I’m guessing you’re 30 based on the 81 in your user name – it can be a bit scary to enter the single world at 30 (I met my DH just before I turned 30); however, do you want to be 30, single, and likely to meet the man of your dreams who makes you happier than you ever thought possible?   Or do you want to be 30, married to a guy you sometimes like but certainly don’t love, and go through life with a sense of malcontentment and disappointment?  

To be honest, I don’t think any counselling in the world is going to fix this relationship.  You can’t MAKE yourself fall in love with someone.  When you meet the right person, you don’t have to try to have feelings for him, they will be a constant that is always present in your relationship, even when one of you is upset with the other.  Making relationships work does take effort, but that comes from other aspects such as communicating effectively with each other, learning to compromise, and working together in partnership – the effort should not come from forcing yourself to love him.

For your sake and his, please call off this engagement.  There is someone else out there for you and for him.  Best of luck to you. 

Post # 56
Member
271 posts
Helper bee
  • Wedding: May 2012

I totally agree with glittermoon

Post # 57
Member
3260 posts
Sugar bee

Do yourself, and more so HIM a favor and leave.

Post # 58
Member
186 posts
Blushing bee
  • Wedding: May 2011

there’s a difference between venting frustration and verbal abuse.

end of story.

 

For some reason, when verbal abuse happens from a woman to a man, our culture tends to be  more tolerant of it. I’m sure that if a girl posted here saying her fiance spoke to her that way, people would FREAK and not be empathizing with him.

 

 

This exactly…..I feel bad for her fiance.

Post # 59
Member
231 posts
Helper bee
  • Wedding: October 2011

Time to walk away, you will find love again. It will take time to find your own way, but you will bounce back.

Post # 60
Member
656 posts
Busy bee
  • Wedding: December 2013

There really isn’t more to be said. I feel for you and your Fiance. Let us know how it goes, and come back for support either way. I’ve been where you are today, and it’s not fun. I really don’t think you’re that mean directly to him (I hope you’re not!), and that this was just a vent. I’m here if you need to PM me. ((hugs))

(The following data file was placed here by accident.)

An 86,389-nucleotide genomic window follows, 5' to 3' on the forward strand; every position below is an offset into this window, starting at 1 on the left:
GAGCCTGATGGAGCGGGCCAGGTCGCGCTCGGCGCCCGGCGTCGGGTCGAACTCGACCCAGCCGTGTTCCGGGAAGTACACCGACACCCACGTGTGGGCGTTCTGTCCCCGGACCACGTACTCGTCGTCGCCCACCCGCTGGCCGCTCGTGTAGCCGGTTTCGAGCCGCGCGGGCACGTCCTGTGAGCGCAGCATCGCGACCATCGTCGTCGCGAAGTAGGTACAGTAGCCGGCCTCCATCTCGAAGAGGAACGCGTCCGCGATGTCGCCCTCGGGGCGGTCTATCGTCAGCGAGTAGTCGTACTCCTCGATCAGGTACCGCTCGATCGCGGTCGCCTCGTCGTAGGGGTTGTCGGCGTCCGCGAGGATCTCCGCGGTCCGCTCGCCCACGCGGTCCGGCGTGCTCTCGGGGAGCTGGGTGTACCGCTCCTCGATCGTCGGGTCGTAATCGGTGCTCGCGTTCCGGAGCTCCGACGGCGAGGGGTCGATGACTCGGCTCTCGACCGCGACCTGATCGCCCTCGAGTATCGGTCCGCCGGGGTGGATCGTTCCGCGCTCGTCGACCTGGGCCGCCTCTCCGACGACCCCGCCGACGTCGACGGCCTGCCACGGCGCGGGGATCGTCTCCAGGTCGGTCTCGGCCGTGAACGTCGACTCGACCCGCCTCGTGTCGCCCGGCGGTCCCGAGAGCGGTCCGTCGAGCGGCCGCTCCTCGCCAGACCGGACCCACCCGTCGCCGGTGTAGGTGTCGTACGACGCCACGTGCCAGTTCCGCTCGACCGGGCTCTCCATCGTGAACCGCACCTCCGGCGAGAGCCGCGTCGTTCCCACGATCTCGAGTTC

Post # 61
Member
24 posts
Newbee
  • Wedding: October 2011

While I’m not blaming you OP at all for saying what your saying, you have to understand that your relationship is unhealthy to say the least.

Though countless other bees have already given the same advice I’ll give you– to leave now and let both partners in your relationship find someone that will truly love and respect them– what REALLY concerns me was the scenarios you depicted. 

Though I totally understand your need to vent–even angrily, everyone needs a good f*ck the world vent once in a while–your described actions reflect something I’ve seen very often in my patients with extreme narcissistic tendencies and bi-polar personality disorders. I am absolutely not saying this to be offensive in any way, and am only giving an opinion so that you can seek outside help. I’m sure you’re an awesome person, and just need some help getting yourself to a healthy path (be it in a relationship or not).

What worries me the most, was your description of leaving in a snowstorm to measure whether your SO would chase after you and thus “prove his love for you”. I’m sure in some way you understand that this behavior is extremely manipulative and not at all something he deserves, considering you claim he is such a great guy.

I have to ask, what if he had been worried sick? Would that make you feel better, or have somehow validated the relationship? As anyone who has really lost someone knows, that kind of fear is the most horrifying, anguish-inducing feeling on the planet, and no one who had the capacity to care for other people on a deeper level would ever want them to feel that way. 

My advice is this: continue with your therapy, and talk to your Dr. about why attention is such a crucial factor in someone’s love to you. I think once you get to the bottom of these issues, you’ll be ready to really give yourself to someone in a healthy, committed relationship that you both deserve.

**Many Hugs** and the best of luck to you. The struggle for personal health isn’t an easy one, but I know that you’ll look back and understand why it is imperative that you leave this relationship for you to grow into a healthy, independent woman. I hope this didn’t sound like bashing, I really am wishing all the best for you.